A welcome pipe at a spring north of Pearisburg
Water. Water was scarce in the beginning. This water source with the friendly pipe made gathering great, but some sources that were even spelled out in the guidebook were dry at times. But once the rains came fast and furious midweek on, water was in abundance. Still, make sure you have a good guidebook and maps to help you plan for the water issue, esp. if you need water and are unsure where the source originates. One source I collected from I discovered, via my map, ran from pastures and along a road – i.e. Sinking Creek. Not quite pristine. I dumped it and waited for the Sarver spring.

At Niday, a full garbage bag left there
Shelters. Every shelter I stopped in had some kind of trash issue, either inside or in the fire pits. One fire pit at Niday even had a full bag of someone’s garbage. NOT cool. I spent one night in a shelter during one stormy night, and after that experience, feel I MUST add and addendum to this
blog with a blog on shelter etiquette.

Physical issues. When the weather came, esp the rains, I had to wear wet socks two days in a row. I had never done that and rapidly developed issues, such as blisters ON TOP of my toes no less and even some fungal issues. I carried three pairs of socks but honestly could have used a fourth. Esp in this long section with wet weather, with no chance to dry out, and no chance to do laundry btw Pearisburg and Catawba. I also had some back issues as I found I needed to carry water a fair 
distance to make certain campsites. A good anti-inflammatory helps (if you can get a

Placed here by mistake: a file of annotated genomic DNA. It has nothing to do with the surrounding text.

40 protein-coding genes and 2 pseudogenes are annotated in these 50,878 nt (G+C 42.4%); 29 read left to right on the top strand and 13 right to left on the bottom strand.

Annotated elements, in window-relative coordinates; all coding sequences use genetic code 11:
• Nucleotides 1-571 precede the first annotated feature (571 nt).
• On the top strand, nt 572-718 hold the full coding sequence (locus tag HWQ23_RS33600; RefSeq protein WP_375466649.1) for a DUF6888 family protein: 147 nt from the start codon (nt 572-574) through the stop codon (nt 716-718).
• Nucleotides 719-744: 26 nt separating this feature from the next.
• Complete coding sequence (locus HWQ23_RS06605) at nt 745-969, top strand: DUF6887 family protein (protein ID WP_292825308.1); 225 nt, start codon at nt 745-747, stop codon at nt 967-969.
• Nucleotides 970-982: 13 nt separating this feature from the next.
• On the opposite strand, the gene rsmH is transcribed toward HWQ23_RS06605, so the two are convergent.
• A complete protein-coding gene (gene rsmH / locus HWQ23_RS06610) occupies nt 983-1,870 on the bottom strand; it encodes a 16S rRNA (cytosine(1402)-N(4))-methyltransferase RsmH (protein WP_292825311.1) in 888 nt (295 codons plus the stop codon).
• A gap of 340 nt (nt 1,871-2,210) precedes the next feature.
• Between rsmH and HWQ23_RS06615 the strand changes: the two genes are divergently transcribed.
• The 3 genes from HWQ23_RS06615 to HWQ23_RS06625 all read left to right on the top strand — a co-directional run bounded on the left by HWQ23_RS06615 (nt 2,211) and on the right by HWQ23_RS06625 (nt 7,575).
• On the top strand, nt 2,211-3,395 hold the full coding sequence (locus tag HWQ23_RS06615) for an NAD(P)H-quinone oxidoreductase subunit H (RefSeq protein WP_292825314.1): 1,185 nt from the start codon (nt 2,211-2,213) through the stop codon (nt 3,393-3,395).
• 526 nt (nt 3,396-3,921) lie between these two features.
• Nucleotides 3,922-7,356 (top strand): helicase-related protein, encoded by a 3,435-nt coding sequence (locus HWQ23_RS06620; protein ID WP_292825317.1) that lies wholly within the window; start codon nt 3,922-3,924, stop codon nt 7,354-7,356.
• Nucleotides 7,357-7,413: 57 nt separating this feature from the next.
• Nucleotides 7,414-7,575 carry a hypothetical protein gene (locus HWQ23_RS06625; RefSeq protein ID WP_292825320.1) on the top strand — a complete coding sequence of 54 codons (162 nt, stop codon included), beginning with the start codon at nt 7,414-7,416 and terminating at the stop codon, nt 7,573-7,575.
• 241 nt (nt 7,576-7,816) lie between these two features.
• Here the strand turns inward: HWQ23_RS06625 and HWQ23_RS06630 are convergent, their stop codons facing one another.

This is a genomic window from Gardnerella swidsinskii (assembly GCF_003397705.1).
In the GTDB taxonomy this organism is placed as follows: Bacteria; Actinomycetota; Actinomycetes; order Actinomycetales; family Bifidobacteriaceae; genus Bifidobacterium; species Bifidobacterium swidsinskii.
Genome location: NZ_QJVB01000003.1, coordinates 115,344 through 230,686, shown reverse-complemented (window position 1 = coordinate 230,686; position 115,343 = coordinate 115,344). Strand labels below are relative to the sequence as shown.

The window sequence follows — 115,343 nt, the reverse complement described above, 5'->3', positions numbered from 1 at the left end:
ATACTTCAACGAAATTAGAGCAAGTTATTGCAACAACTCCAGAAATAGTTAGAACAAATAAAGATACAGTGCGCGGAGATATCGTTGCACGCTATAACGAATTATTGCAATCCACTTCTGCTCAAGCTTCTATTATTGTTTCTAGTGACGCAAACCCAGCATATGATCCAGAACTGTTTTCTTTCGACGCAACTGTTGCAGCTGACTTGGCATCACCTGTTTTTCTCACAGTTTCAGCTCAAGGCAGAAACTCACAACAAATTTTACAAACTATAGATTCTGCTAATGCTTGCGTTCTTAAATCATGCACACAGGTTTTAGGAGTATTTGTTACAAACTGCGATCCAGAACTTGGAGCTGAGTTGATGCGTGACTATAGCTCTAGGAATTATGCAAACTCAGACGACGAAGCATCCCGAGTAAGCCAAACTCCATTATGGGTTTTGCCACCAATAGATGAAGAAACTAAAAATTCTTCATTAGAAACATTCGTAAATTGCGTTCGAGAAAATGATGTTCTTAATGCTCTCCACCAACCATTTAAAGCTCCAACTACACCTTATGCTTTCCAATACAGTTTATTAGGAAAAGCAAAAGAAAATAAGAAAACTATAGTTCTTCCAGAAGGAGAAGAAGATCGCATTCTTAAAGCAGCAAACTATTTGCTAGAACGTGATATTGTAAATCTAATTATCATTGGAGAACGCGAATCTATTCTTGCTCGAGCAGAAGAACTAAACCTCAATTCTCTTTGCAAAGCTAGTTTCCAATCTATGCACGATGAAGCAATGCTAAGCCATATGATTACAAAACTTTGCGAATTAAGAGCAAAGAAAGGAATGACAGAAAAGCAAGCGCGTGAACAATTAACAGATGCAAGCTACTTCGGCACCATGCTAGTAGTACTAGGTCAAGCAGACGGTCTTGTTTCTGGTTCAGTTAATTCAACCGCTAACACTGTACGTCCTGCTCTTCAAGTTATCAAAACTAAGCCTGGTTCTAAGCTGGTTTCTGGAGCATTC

prescription for meloxicam, it works well) as
does drinking lots of water.

Reroutes. It pays to make sure of any trail changes in your route before you leave. Pearisburg has a major reroute that added on over two more miles to the hike, necessitating a change of camping locale. Be sure to plan for things like this and adapt as needed on your hike.

Enjoy your wander wherever it leads you!

Dragon's Tooth rock formation, AT Virginia


Sunday, July 17, 2016

Preventing Heat-Related Ilnesses while Backpacking and Hiking


It’s the height of summer and time for great hikes. But it’s also time that heat-related illness can affect you while exerting yourself in hot temperatures.



The two heat-related illnesses one needs to look out for are heat exhaustion and sunstroke. Heat exhaustion can be managed on the trail, but sunstroke is a life-threatening emergency where the hiker must get to a hospital.

Heat Exhaustion can occur in hot, humid temperatures when the body becomes depleted of fluids necessary to cool itself - (severe dehydration). There may be heat cramps involved. The skin may be pale, cool, clammy, the hiker slightly anxious, pulse and breathing are basically normal. However, if the hiker is not cooled down, it can advance to the life threatening sunstroke as the core body temperature begins to rise.